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Journey of the Barong Tagalog, Preface Part 1: What is the Barong Tagalog?

We’re about to embark on a long journey, the journey of the Barong Tagalog. We’re going to go back through time and retrace the steps of the garment that is the raison d’être of our company. Before we depart, we will define terms and determine what the Barong Tagalog is and is not.

The term Barong Tagalog is a less formal version of Baro ng Tagalog, which is the proper term. Baro means garment, or more specifically, a clothing top. Ng means of. Tagalog refers to the ethnolinguistic group of people on the island of Luzon in the Philippines. For brevity and ease of understanding for English speakers, we’ll refer to the garments even more informally as “barongs”.

The Barong Tagalog is the “national attire” of the Philippines, which was declared so in 1975 by decree by President Ferdinand Marcos.

Chris M wearing a hand embroidered piña silk Barong Tagalog in Grand Central Terminal, New York City

Barongs can be classified in two categories: formal and informal. When we talk about the “national attire” and the usual idea and image of the barong, we think of the beige, ecru or off white translucent garments we post about every day. These are formal barongs, and we will get into why later on in this series. Keep in mind this version of barongs did not become widely considered formalwear until about 1954 -1957. Prior to these years, barong looks varied widely and were everyday wear worn by all types and classes of people.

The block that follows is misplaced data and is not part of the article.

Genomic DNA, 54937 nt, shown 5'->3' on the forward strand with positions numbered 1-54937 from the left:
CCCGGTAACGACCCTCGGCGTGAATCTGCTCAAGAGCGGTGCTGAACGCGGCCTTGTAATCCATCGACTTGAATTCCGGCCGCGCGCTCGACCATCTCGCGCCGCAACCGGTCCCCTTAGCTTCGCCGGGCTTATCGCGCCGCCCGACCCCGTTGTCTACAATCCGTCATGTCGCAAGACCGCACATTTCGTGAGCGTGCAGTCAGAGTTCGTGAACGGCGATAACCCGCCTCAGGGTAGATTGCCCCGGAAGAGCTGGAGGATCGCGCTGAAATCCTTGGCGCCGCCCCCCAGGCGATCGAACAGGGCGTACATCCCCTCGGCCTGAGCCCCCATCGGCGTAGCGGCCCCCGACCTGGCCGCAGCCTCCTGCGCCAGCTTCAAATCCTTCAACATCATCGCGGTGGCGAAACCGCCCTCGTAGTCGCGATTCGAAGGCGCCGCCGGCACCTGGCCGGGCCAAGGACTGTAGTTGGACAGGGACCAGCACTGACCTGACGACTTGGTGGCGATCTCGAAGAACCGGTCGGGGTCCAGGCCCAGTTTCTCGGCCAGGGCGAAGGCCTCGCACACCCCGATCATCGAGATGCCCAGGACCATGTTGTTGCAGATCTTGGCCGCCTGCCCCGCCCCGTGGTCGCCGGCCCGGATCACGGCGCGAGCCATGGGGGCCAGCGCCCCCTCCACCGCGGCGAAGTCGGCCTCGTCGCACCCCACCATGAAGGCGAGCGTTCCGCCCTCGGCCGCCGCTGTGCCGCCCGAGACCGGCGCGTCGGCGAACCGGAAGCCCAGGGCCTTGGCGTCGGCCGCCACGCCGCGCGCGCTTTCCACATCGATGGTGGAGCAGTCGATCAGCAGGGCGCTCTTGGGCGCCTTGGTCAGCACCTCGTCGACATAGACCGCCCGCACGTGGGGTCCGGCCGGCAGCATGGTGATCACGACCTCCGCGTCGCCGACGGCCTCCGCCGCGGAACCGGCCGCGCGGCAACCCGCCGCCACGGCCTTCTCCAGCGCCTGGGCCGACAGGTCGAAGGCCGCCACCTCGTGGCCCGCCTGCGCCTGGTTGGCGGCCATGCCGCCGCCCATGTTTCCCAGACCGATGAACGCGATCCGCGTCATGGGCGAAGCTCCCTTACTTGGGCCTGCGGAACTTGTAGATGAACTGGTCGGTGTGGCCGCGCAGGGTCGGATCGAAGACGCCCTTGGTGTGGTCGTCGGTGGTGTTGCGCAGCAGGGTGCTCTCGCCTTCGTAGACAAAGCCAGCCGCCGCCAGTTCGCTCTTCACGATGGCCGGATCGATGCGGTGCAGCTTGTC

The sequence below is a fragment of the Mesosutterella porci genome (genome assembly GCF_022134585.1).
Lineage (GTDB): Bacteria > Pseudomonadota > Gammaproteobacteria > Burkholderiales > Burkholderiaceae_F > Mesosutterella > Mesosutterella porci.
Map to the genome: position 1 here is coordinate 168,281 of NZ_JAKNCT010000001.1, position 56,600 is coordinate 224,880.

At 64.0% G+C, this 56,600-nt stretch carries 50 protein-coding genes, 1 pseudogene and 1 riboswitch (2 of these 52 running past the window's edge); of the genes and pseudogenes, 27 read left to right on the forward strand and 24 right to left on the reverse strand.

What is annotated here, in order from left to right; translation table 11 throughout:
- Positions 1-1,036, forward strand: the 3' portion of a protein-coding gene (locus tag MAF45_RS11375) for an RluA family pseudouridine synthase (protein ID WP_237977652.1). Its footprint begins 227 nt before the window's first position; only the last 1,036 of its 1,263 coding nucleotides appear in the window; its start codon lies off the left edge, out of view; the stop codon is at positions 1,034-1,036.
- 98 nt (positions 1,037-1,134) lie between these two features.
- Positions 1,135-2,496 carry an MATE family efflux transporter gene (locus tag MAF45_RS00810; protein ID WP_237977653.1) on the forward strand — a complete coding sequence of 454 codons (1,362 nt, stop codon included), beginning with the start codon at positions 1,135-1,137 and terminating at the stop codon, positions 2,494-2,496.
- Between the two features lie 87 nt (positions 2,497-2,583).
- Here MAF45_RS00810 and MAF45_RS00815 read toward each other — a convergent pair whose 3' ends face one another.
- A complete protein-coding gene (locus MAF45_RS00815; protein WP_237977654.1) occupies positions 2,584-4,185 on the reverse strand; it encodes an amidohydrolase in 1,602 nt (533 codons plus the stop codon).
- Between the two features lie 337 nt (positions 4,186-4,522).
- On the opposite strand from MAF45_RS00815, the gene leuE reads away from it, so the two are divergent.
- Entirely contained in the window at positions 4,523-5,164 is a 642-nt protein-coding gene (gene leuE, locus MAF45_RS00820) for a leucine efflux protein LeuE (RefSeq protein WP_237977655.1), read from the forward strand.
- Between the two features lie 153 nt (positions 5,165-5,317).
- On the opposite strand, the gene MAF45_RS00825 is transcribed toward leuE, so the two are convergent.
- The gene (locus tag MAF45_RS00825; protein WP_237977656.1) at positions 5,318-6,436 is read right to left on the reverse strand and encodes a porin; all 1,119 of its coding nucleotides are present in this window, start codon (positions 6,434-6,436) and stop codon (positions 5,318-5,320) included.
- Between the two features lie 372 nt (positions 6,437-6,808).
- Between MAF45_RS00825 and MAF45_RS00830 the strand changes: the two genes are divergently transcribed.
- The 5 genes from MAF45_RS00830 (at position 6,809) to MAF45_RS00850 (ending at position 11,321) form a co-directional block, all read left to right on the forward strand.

Photo portrait of a native Filipino man wearing a color dyed striped and embroidered Barong Tagalog in the late 1800's

The picture in this post is from the late 1800’s, and it shows a native Filipino man wearing a color-dyed, striped and embroidered top. This is also a Barong Tagalog. Is it formal? Probably to him and his social circles. Our best estimations say this is an upper class man because he is being photographed for a portrait, which was new technology at the time. This is also probably not his only barong. To be clear, while this may be one of the wearer’s fancier and more formal barongs, we do not consider this a formal barong because it is dyed, and it doesn’t fit our formal barong/national garment description above. The vast majority of barong wearers at this time wore less fancy versions as workwear.

We’ll continue to define the Barong Tagalog and get into the history.